Daily Market Color

Treasuries Rally to Close Week as Geopolitical Tensions Simmer

Jeff Davenport


Trade Agreement Taking Shape

Trade negotiations between United States and Chinese officials have reportedly started to make progress today, despite headlines this morning of a dispute over a previously agreed upon $200 billion reduction in the two nations’ annual trade gap.  Commenting on the current negotiations, Director of the National Economic Council Larry Kudlow stated, “There’s no deal yet, to be sure, and it’s going to probably take a while. It’s a process. But they’re coming to play. I believe they want to make a deal.”   The key points on the table include the reduction of bilateral tariffs and a pledge to cut the trade surplus.  Previously announced tariffs by the US stand to impact as much as $150 billion in Chinese goods (of which there would be retaliation for), while China’s merchandise trade surplus currently stands at $375 billion.


Equity Markets End Week Quietly

US stocks finished mostly unchanged for a second consecutive session, as the heightened geopolitical uncertainty surrounding US relations with China, Iran and Japan continued to suppress investor risk appetite.  With trading volumes relatively low, all three major indices closed within 0.5% of where they opened the day.  On the week, the tech-heavy Nasdaq fell 0.7%, while the DJIA and S&P 500 slipped 0.5%.  US Treasurys rallied into the weekend, with the yield on the 10-year note falling 5 bps to finish the session at 3.06% –  10bps higher than its level at the start of the week.  The US Dollar continued its climb, gaining 0.2% vs. the Euro and 0.3% vs. the British Pound (probably not capturing any headlines in England this weekend).  WTI crude oil futures fell 0.3% to $71.28/barrel while Brent crude shed 0.8% to $78.65/barrel.  Despite today’s decline, oil posted its sixth consecutive positive week.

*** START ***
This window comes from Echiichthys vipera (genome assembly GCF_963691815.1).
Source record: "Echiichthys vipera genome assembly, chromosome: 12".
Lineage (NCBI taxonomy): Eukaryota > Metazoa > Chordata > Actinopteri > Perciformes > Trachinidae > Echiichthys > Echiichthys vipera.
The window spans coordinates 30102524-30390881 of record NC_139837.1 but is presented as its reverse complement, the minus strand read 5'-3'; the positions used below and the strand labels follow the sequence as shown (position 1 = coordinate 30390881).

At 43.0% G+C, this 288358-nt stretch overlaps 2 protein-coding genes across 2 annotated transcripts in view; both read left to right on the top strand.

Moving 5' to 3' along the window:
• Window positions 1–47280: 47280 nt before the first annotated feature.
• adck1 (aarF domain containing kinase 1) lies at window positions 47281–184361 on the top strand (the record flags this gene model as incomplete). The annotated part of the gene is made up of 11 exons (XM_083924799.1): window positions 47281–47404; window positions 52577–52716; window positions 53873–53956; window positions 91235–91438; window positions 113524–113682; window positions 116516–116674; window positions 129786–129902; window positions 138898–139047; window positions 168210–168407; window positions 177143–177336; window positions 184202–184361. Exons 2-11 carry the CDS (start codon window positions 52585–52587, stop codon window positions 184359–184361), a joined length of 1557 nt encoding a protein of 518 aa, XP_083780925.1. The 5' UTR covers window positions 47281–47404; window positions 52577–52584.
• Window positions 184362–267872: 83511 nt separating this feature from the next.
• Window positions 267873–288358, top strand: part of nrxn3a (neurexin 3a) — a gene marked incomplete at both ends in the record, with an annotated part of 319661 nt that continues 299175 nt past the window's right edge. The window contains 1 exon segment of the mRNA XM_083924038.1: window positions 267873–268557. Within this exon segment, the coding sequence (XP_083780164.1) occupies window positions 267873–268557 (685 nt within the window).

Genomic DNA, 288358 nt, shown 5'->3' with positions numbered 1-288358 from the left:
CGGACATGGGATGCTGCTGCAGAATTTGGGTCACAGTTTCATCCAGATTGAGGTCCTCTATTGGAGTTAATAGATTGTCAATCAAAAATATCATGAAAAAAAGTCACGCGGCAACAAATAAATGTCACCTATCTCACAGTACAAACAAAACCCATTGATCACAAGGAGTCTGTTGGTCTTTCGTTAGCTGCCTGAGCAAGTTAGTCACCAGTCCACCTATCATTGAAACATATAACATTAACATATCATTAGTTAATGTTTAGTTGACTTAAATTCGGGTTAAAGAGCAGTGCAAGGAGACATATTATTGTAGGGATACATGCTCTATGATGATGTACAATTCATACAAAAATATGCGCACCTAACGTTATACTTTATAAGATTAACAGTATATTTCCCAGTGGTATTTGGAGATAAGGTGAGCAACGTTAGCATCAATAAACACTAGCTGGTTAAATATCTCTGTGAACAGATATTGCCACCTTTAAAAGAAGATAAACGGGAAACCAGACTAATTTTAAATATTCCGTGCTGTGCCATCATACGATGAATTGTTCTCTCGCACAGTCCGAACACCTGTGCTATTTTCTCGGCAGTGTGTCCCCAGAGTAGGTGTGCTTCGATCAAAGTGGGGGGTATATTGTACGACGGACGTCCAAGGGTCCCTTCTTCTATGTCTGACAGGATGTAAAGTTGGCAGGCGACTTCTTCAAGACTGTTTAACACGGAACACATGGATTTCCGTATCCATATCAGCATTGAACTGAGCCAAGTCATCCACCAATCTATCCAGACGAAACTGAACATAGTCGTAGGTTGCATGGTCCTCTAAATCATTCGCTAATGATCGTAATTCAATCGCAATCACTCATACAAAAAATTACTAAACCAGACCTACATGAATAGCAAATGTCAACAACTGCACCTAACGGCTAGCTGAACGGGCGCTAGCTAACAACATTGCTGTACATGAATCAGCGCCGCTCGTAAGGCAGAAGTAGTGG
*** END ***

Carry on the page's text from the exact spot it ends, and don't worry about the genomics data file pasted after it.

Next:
Counting the Minutes

Looking ahead to next week, much of the focus will be on the release of the FOMC’s minutes from its May meeting, where the Committee unanimously voted to hold rates at their current level.  Of particular interest to financial markets will be the comments surrounding consumer price growth, where for the first time in years, Fed members acknowledged the presence of inflationary levels achieving its 2% target.  Currently the Fed Fund futures market is pricing in a 92% probability of a quarter point rate hike by the FOMC at its next meeting in June.  

Jeff Davenport

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